4 Horror Franchises That Need A Reboot

The idea of a reboot, remake, or requel isn’t a new concept. Studios have always looked for fresh ways to produce content in an ever-growing market. Bringing classic film entries back into the modern era can deliver a welcomed sense of nostalgia and enables franchises to reinvigorate their source material for a new generation. Both Star Wars and Jurassic Park created huge commercial successes when they reintroduced audiences to updated versions of their stories and the horror genre has looked to follow suit. Halloween (2018) kick-started a new wave of impressive reboots, with Scream (2022) the latest to achieve strong numbers at the Box Office (Check out our Scream 2022 review here). Although the execution of a reboot doesn’t always work, it can prove to be a good business opportunity as any successful return opens up the door for more in the future.

Here, we take a look a 4 Horror Franchises that need a reboot.


One of the most iconic entries in the genre, Friday The 13th took the eighties by storm. Jason Voorhees’ bloody killing spree has spanned two decades and spawned countless sequels. Although some will question the quality of certain entries, the franchise still draws a huge fanbase. Friday The 13th has amassed over $450 million so far and its latest entry in 2009 earned the series its second-biggest Box Office return ever. While a reboot has been discussed, the lawsuit between the original writer Victor Miller and the original director Sean S. Cunnigham has complicated a return to Camp Crystal Lake.

Any resolution that allows the franchise to re-enter production offers up numerous opportunities – a direct sequel to the originals could prove popular, while a new reimagining from the beginning could be interesting. Fear Street: 1978 and American Horror Story: 1984 both recently took huge inspiration from the franchise and served up strong entries into the genre, which gives further validation for a reboot.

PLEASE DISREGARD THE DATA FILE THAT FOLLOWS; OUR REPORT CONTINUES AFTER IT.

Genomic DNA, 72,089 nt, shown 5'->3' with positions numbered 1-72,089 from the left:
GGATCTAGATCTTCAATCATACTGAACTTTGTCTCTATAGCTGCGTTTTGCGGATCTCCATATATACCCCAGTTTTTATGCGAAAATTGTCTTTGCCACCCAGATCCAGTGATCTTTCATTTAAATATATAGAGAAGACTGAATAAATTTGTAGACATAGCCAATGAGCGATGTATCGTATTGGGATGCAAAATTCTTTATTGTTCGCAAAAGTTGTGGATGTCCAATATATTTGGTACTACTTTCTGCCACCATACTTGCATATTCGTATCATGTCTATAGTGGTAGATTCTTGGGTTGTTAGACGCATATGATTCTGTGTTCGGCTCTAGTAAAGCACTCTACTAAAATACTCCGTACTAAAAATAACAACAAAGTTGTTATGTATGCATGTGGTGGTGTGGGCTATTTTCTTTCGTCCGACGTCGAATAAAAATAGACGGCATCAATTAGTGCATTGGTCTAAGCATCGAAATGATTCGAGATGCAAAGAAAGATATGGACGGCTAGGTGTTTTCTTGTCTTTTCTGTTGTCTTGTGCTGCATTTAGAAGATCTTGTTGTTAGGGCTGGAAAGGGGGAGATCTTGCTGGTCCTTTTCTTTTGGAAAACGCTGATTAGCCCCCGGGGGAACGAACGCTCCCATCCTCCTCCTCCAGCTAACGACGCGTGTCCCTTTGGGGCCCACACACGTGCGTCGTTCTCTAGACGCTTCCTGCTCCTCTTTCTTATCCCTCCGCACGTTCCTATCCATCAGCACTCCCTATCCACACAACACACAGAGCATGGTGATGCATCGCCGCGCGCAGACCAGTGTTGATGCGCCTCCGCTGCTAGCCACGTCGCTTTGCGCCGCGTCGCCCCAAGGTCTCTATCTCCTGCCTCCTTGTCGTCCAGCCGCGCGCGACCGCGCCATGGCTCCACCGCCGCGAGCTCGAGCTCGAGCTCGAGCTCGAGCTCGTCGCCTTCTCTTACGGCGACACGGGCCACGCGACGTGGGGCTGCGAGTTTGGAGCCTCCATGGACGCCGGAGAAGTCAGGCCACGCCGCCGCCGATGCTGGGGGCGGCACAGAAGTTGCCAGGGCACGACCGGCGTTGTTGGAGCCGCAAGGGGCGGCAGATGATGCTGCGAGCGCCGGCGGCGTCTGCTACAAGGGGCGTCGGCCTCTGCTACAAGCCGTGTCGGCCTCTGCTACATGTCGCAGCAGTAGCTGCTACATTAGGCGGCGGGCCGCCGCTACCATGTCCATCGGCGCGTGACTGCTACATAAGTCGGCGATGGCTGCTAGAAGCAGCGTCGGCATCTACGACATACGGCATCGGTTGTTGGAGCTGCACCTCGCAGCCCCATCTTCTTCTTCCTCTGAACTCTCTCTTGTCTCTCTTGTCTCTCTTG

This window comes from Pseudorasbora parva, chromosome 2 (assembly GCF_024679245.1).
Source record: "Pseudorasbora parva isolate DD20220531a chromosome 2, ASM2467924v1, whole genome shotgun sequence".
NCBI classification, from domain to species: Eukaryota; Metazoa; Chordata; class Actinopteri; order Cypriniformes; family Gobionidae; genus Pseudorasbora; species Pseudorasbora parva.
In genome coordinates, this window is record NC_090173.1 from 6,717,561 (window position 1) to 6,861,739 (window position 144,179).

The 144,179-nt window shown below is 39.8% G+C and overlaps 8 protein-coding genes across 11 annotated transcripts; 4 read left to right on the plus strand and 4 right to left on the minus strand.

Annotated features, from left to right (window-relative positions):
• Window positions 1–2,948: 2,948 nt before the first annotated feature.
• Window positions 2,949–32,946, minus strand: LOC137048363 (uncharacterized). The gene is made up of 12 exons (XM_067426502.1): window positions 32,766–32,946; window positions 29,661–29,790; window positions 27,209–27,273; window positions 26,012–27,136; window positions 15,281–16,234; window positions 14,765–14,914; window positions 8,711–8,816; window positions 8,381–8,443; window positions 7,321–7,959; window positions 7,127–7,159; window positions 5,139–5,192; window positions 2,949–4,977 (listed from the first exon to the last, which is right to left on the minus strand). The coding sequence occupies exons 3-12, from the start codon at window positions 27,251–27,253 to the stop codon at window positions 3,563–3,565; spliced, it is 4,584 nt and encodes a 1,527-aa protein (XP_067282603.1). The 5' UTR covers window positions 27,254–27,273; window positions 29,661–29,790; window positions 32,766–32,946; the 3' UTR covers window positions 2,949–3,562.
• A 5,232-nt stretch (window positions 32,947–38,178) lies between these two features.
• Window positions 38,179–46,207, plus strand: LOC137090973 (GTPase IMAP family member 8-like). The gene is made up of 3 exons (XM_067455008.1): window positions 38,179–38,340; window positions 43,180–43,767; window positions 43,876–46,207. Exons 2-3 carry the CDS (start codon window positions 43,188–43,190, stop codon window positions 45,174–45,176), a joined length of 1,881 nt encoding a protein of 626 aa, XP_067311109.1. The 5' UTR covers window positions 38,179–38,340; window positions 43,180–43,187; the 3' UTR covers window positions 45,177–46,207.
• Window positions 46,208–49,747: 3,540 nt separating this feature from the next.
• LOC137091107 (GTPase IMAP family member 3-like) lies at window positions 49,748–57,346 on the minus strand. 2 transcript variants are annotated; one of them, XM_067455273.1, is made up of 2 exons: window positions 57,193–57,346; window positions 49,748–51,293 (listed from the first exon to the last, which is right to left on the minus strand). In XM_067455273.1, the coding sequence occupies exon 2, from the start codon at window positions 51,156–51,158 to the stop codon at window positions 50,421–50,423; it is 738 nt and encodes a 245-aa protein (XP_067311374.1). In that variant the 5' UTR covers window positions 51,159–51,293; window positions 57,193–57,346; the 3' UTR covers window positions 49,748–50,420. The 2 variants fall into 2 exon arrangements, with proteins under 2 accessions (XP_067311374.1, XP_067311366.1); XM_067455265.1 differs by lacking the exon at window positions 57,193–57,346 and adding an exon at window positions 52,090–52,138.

A Nightmare on Elm Street gave audiences restless sleep for years, as Robert Englund brought cinema one of its most terrifying villains of all time. While the latest entry in 2010 proved unpopular, the demand for more still remains high. The rights to the series have finally been returned to the Craven estate, so any reboot would likely be in good hands. Some fans will point to the untimely passing of Wes Craven as a cause for concern, but Scream (2022) proved the talent of many directors today to craft films that honor the legacy of what came before while adding their own stamp on a property.

Doctor Strange director Mike Flanagan has previously expressed his interest in the franchise, stating he has a pitch ready, and I can’t think of anyone better to take this story forward. Themes of fear have always been front and center in this franchise and now seems an appropriate time to re-examine this with a return to Elm Street. Robert Englund has cast doubt on a return given his age, but that shouldn’t be an issue if the material is strongly written. A new entry could take inspiration from the latest Candyman in using its legacy villain to evolve new mythology.